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Ken Borland


Rugby not expediting much joy for me

Posted on December 05, 2017 by Ken

 

I must confess to a certain sense of relief today as our rugby season (the 15-man game anyway) comes to an end this weekend with the misfiring Springboks facing a daunting assignment in Cardiff. Sad to say, but I find myself more and more irritated by rugby these days.

The uninspiring fare dished up by the Springboks, made worse by the tantalising glimpse they gave of what they are capable of in the Newlands Test against the All Blacks, brings little joy and the two domestic sides I cover, the Bulls and Sharks, have had more heartache than cheer this year. Even the Lions’ loss in the Super Rugby final still hurts.

Nevertheless, just to get two last parting shots in before Christmas, rugby made me angry twice more this week.

It’s annoying that Springbok coach Allister Coetzee is not expediting the smooth introduction of the tremendously talented Warrick Gelant into international rugby. Instead of playing him in his natural position of fullback, where change is surely required because the solid Andries Coetzee has done little to suggest star-quality, coach Coetzee has plonked Gelant on the wing for his first start.

The selection of players out of position has become something of a Springbok curse in recent years, but the disappointing treatment of Gelant might also be due to the lack of options Coetzee has on the wing. As at fullback, we can all see change is necessary, but the only other specialist wing in the squad is Raymond Rhule, and would he really improve things?

A rugby sage once told me that Springbok coaches stand or fall by selection and, judging by the number of times Coetzee has replaced an injured player with someone who plays in a different position, the current national coach is obviously failing in this regard. Just on this tour, we’ve had an eighthman, Duane Vermeulen, replacing a prop, Coenie Oosthuizen, and lock Ruan Botha came in for flank Jean-Luc du Preez, which clearly shows he got the initial selections wrong.

But the failure of WorldRugby to honour their own processes and award the 2023 World Cup to South Africa was the low point of the year; at least South Africa’s 57-0 thrashing in Albany came with plenty of wonderful rugby from the All Blacks to admire.

The duplicity and lack of integrity shown by their council members makes the blood boil, and the reputation of rugby took a major hit in London a fortnight ago.

So it was with utter shock that I observed the sheer nerve of WorldRugby this week trying to clamp down on players writing messages on their strapping. The rationale was that WorldRugby had no control over what messaging was displayed and with the pettiness typical of the jobsworths who have more regard for their own positions and privilege than the good of the game, the decision was made to clamp down.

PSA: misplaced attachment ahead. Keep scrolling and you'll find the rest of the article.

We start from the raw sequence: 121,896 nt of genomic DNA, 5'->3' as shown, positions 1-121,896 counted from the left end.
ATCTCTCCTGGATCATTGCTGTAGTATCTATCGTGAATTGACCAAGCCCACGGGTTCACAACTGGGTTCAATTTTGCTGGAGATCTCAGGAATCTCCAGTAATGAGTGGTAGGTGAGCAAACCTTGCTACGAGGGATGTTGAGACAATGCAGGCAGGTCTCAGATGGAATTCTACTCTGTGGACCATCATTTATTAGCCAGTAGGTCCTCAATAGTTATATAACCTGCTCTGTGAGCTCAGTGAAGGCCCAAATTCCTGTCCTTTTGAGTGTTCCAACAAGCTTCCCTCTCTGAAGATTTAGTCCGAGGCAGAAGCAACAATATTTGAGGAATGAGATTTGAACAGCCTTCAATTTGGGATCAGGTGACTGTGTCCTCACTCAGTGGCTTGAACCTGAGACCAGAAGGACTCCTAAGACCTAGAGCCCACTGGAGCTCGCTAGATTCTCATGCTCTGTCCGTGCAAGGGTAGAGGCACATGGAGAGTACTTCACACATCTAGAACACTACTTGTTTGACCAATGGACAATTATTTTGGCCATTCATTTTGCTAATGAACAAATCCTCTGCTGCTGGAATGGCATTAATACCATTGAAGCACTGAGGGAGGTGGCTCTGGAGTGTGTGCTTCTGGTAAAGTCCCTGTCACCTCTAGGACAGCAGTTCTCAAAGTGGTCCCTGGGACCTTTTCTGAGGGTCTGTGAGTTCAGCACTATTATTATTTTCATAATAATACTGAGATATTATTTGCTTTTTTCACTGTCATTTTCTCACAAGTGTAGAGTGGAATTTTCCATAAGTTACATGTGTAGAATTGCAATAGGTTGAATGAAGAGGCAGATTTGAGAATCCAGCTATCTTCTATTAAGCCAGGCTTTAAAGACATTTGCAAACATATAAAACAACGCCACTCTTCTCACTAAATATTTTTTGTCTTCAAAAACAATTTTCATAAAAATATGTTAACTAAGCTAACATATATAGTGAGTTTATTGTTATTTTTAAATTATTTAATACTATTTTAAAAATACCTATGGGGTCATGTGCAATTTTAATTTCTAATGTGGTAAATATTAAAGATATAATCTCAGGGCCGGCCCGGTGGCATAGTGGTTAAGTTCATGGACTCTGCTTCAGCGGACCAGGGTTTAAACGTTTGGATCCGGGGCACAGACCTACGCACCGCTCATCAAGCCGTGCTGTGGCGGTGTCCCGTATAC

Perhaps WorldRugby should worry more about the game being brought into disrepute by their own administrators; the message sent by the 2023 World Cup decision was far worse than anything a player could fit on to his strapping.

Sport did bring me some happiness this week though. It was wonderful to see a cricketing legend of yesteryear, Mike Procter, team up with one of the country’s most talented young writers, Lungani Zama, to launch an updated autobiography.

Procter, of course, played in an era when someone like Zama, who is a good enough cricketer to have played for the KZN Inland side before they gained first-class status, was not allowed to fully express their talents.

Procter, one of the all-time greats of South African cricket and a former national coach and selector, understands these issues and it is wonderful to see him so actively involved in cricket development through his coaching work at the Ottawa Primary School outside Durban, introducing the game to nearly a thousand underprivileged children.

A cricketer capable of taking the new ball and bowling at 145km/h, with prodigious swing, and a good enough batsman to score 254 against Western Province in a Currie Cup game, Procter was obviously a rare talent and one that the current lovers of the game really need to know more about.

He is certainly one of the contenders for the title of greatest all-rounder the game has known and the story of his playing days is augmented with fascinating accounts of his stint as an ICC match referee, having to deal with the major controversies of Darrell Hair abandoning an England v Pakistan Test match, the Harbhajan Singh and Andrew Symonds ‘Monkeygate’ saga, and the bomb blast that ended international cricket in Pakistan.

As Caught in the Middle details, Procter is one of the heroes of the game still adding value in the present day.

 

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